Our old set used 148 watts in steady use as measured by a KillAWatt meter.  So, the objective was to get a somewhat larger screen set that did HD and used substantially less power.  This seems like a fairly tall order in that larger screen sets generally use more power and we wanted to increase screen size, but it turns out to be very doable due to improvements in TV energy efficiency and to recent developments in LCD backlighting.

Resources For TV Selection

It is not that easy to find good energy use data for TV's.  Even the models that are efficient tend to be rather vague about how much less power they use.  Statements like "uses 30% less power" are tacked on some models, but 30% less than what?

These are some resources we found to be helpful (if you know of others, please let me know):

  • Energy Star Labels
    Energy Star provides labels on some sets that meet their current criteria for low power consumption -- generally the label means that the set might use at least 20% or 30% less than an average model in its size class (or something like that -- varies with the appliance and time).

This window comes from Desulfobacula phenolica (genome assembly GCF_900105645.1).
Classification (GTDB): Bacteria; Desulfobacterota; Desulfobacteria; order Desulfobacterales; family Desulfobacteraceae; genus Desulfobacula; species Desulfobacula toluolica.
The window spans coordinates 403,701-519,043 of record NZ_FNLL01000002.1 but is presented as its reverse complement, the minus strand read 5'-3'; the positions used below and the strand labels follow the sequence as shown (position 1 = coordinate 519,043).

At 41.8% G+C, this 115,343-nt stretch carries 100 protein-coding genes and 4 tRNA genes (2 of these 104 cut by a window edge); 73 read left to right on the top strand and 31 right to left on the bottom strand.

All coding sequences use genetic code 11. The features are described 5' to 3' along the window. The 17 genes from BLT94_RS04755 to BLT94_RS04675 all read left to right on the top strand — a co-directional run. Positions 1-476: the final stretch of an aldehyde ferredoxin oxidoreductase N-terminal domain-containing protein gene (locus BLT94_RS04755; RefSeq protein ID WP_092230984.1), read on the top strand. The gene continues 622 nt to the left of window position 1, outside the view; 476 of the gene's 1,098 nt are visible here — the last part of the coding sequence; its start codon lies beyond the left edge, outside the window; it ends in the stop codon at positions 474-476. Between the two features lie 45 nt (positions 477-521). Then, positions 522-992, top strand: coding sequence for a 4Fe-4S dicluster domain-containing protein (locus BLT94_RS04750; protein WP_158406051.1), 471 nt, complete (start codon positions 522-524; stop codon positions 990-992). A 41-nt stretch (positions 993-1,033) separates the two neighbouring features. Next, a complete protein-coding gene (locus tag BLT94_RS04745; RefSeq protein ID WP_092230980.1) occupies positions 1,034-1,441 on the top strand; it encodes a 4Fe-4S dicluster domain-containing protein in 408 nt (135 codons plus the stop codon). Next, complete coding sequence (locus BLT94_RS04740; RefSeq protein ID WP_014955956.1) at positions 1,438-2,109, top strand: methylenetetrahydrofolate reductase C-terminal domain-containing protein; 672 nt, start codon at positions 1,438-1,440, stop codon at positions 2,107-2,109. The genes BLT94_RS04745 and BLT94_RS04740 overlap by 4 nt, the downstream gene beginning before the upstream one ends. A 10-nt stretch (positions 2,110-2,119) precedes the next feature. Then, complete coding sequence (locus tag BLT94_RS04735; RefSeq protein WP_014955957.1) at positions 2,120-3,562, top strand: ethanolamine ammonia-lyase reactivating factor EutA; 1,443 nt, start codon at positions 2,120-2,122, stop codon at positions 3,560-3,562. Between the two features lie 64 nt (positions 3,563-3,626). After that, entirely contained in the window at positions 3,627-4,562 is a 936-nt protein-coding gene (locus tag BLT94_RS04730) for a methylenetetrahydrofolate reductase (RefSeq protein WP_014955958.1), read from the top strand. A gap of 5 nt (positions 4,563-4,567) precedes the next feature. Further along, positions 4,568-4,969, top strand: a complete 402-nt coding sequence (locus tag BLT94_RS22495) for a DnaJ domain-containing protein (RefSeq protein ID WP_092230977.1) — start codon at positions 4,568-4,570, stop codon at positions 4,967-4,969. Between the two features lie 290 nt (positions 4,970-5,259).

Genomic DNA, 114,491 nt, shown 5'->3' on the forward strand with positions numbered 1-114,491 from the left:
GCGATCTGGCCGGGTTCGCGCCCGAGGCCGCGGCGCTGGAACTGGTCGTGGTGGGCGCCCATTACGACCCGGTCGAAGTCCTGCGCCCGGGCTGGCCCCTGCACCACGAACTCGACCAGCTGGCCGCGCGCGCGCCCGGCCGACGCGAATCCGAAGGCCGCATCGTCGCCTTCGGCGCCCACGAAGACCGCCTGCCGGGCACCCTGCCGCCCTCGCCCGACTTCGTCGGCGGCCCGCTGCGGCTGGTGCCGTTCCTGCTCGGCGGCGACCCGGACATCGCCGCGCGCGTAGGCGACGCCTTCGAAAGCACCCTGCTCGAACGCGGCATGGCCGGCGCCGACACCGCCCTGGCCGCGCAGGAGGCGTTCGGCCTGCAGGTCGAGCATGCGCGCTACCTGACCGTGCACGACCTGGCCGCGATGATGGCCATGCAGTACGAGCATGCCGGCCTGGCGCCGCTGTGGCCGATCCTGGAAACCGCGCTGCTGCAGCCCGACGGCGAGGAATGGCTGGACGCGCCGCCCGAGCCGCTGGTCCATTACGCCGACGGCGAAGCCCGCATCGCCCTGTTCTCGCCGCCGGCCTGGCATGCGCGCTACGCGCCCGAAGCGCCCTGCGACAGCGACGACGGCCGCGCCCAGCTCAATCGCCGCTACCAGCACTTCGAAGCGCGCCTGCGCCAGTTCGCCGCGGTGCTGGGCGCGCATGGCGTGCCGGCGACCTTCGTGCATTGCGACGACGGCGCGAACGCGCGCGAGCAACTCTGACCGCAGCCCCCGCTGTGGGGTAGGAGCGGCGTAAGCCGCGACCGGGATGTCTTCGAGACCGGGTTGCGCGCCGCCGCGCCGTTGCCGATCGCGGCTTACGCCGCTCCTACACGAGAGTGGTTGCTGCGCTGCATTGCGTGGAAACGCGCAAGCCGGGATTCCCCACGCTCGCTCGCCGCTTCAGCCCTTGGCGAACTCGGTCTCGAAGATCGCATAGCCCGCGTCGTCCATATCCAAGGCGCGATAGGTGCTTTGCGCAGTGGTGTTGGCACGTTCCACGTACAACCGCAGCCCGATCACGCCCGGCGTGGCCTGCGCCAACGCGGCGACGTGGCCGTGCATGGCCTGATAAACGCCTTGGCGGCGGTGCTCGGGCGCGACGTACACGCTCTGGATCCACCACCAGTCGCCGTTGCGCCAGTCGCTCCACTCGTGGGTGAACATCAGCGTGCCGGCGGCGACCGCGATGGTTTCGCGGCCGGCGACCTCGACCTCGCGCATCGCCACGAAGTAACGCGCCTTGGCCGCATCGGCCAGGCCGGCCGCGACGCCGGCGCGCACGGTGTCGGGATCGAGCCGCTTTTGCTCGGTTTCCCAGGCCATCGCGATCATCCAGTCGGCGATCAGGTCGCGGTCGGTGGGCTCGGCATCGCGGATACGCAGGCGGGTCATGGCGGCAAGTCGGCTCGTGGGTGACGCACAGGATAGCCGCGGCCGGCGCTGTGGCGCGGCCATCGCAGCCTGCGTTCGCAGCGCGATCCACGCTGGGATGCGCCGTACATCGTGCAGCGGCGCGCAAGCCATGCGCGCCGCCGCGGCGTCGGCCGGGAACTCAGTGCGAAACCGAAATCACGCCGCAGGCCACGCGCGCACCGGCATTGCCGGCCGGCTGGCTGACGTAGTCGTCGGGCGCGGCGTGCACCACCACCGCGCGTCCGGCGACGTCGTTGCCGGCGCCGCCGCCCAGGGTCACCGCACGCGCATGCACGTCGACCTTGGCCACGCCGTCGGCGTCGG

We found the Energy Star labels to be more or less useless because: 
    1) they are awarded by screen size class, so a large screen set with an Energy Star label uses a lot more power than a smaller screen set with the label.  I really want to know how much power a set actually uses, not that it uses somewhat less power than the other energy hogs in its size class.
    To me this use of screen size classes is a flawed idea -- It would be kind of like giving a Hummer an Energy Star label because it has the best fuel economy of the Ultra Pig class.  It hides the basic truth that larger screen TV's use more power.
    2) the Energy Star label requirements can be very flaky.  Up until recently TV sets were only rated on how much power they used when they were turned off!
    3) I guess the Energy Star folks think we are too dumb to know what a watt is, and are trying to get to something that is easier to understand, but to me the label just hides important information. 
    Oddly, the Energy Star yellow labels that are required for all clothes washers and refrigerators provide all the information you need on a simple and easy to use label  -- no idea why we can't get this on TV's, which can actually use more power than a fridge.

  • Energy Star Database
    The Energy Star database on power consumption is much more useful.   The spreadsheet like listing for all Energy Star qualified TV's are here ...
    This listing does give power use under various conditions and estimated annual use.